One possibility is that ordinary existence involves one kind of time whereas time travel, including backwards time travel, involves another kind of time. Lewis distinguishes between personal time and non-personal time:
I [distinguish] time itself, external time as I shall also call it, from the personal time of a particular time traveller: roughly, that which is measured by his w'ristwatch. His journey takes an hour of his personal time, let us say; his w'ristwatch reads an hour later at arrival than at departure. But the arrival is more than an hour after the departure in external time, if he travels toward the future; or the arrival is before the departure in external time (or less than an hour after), if he travels toward the past.
(Lewis 1976/1991, 136)
Presumably, for Lewis, “time itself” is time that we all ordinarily exist in. Thus, we have:
- • Persona/ time: the temporal order and durations of events according to an individual.
- • External time: the temporal order and durations of events according to everything else. As the opposite of personal time, call this public time.*
For example, if I time travel to Ancient Greece, there is a moment when I stand in my room in 2020 CE and a later moment when I stand in 300 BCE. In this description, 2020 CE is earlier than 300 BCE. The “later” and “earlier” are terms for events in my personal time. Yet, for everyone else, 2020 is later than 300 BCE. This “later” is a term for events in public time. Furthermore, I travel backwards in time because my personal time is the reverse of public time.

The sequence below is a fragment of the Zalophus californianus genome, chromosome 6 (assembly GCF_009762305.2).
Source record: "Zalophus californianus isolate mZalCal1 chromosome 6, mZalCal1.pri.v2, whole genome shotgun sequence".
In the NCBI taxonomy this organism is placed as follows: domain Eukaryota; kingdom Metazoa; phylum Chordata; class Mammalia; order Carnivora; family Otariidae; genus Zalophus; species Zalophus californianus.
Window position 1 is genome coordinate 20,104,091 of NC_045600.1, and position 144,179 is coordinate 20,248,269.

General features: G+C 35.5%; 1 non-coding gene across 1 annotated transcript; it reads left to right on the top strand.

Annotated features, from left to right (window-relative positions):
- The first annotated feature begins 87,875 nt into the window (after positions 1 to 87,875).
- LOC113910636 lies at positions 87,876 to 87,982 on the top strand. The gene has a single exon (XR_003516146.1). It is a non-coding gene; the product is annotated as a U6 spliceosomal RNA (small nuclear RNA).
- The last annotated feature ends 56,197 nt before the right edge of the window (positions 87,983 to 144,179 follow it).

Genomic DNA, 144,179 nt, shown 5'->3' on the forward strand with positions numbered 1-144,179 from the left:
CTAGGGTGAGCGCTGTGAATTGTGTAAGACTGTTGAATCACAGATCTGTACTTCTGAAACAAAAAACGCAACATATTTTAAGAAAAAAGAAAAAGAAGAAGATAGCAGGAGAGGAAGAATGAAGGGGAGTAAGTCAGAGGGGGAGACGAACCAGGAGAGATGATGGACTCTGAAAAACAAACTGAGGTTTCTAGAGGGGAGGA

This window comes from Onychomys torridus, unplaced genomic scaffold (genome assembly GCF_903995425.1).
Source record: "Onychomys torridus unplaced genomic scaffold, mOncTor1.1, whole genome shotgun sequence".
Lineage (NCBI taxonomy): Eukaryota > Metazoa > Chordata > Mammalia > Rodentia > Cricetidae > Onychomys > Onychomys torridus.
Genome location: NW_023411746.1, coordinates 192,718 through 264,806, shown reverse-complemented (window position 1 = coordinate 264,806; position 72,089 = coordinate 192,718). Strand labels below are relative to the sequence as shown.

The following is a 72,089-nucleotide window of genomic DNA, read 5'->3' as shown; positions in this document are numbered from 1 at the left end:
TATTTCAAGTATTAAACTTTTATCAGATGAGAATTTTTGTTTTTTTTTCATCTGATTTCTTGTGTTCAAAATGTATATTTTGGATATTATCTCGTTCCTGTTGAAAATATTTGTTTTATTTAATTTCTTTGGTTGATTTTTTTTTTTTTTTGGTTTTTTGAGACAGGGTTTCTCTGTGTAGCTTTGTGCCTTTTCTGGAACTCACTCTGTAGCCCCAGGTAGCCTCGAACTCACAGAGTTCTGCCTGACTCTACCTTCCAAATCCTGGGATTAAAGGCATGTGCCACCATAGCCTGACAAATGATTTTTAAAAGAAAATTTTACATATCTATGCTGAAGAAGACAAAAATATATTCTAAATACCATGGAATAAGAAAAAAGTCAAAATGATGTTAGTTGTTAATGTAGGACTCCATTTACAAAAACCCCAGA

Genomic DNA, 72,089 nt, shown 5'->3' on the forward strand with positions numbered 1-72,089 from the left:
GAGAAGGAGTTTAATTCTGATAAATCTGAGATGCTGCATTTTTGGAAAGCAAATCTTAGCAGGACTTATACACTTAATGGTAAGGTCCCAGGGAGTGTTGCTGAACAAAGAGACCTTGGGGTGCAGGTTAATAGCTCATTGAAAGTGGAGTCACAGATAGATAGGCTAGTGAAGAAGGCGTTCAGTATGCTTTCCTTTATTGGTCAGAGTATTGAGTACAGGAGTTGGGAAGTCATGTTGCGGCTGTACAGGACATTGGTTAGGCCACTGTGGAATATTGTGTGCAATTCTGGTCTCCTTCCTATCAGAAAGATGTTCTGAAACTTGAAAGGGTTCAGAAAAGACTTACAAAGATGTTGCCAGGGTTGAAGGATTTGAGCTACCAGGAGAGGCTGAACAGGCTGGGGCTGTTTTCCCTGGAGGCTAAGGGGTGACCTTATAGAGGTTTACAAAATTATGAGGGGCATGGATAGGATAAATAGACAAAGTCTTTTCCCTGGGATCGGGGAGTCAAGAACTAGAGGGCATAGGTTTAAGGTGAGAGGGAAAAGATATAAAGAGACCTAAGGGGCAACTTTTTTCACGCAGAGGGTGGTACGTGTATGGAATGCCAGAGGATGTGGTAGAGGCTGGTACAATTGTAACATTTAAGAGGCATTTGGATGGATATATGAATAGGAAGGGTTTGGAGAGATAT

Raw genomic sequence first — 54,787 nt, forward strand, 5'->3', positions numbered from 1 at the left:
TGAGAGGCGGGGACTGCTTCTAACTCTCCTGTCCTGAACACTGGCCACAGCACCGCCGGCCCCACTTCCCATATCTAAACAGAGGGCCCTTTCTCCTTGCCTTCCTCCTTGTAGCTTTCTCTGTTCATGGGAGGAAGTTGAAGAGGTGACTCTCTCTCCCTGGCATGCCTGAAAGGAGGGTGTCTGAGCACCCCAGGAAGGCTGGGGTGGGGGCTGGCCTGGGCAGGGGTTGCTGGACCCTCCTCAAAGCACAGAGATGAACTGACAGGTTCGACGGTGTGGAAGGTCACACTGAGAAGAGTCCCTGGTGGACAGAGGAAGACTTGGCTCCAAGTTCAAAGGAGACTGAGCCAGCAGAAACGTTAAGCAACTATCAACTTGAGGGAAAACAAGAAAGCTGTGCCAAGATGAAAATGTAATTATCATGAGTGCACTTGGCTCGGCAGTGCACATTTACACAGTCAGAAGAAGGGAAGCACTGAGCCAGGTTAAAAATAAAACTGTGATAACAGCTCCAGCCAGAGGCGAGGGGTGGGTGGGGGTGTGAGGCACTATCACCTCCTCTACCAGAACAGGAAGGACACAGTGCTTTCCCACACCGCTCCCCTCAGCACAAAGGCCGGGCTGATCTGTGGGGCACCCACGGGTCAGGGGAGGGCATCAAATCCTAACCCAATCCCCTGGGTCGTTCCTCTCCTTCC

One difficulty with this distinction as a means of determining backwards time travel is that it depends on a prior understanding of public time. We can assume everyone has personal time: it is just what the temporal properties and relations are according to each person. These include the duration and temporal order of events according to each person. When a person occupies time, as far as I know, as anyone reading this occupies time, their personal time is the same as public time. We all agree on the order and duration of events.
It is the difference to public time that makes one a time traveller. Yet, what makes public time not merely another personal time, for example, a group personal time?
Perhaps there is nothing to distinguish them. Public time is only the order and duration of events which most people agree with, and which the least people disagree with. In that case, it is possible for a few people to agree on events while disagreeing with public time. You and I might both travel backwards in time, such that the order of events for both of us is the reverse of public time. But, say, if enough of us travelled in the same direction as us, we would be in public time, as would anyone else sharing our personal time. The difference is a matter of numbers.
We need not worry about this distinction, however. As time travel is typically conceived, this is not how time travel works. The order of public time is overwhelmingly shared by the greater number of individuals. In it, the dinosaurs existed earlier than humans, and the sun’s death happens later than humans. That something’s temporal order differs from that order is enough for it to be travelling backwards in time.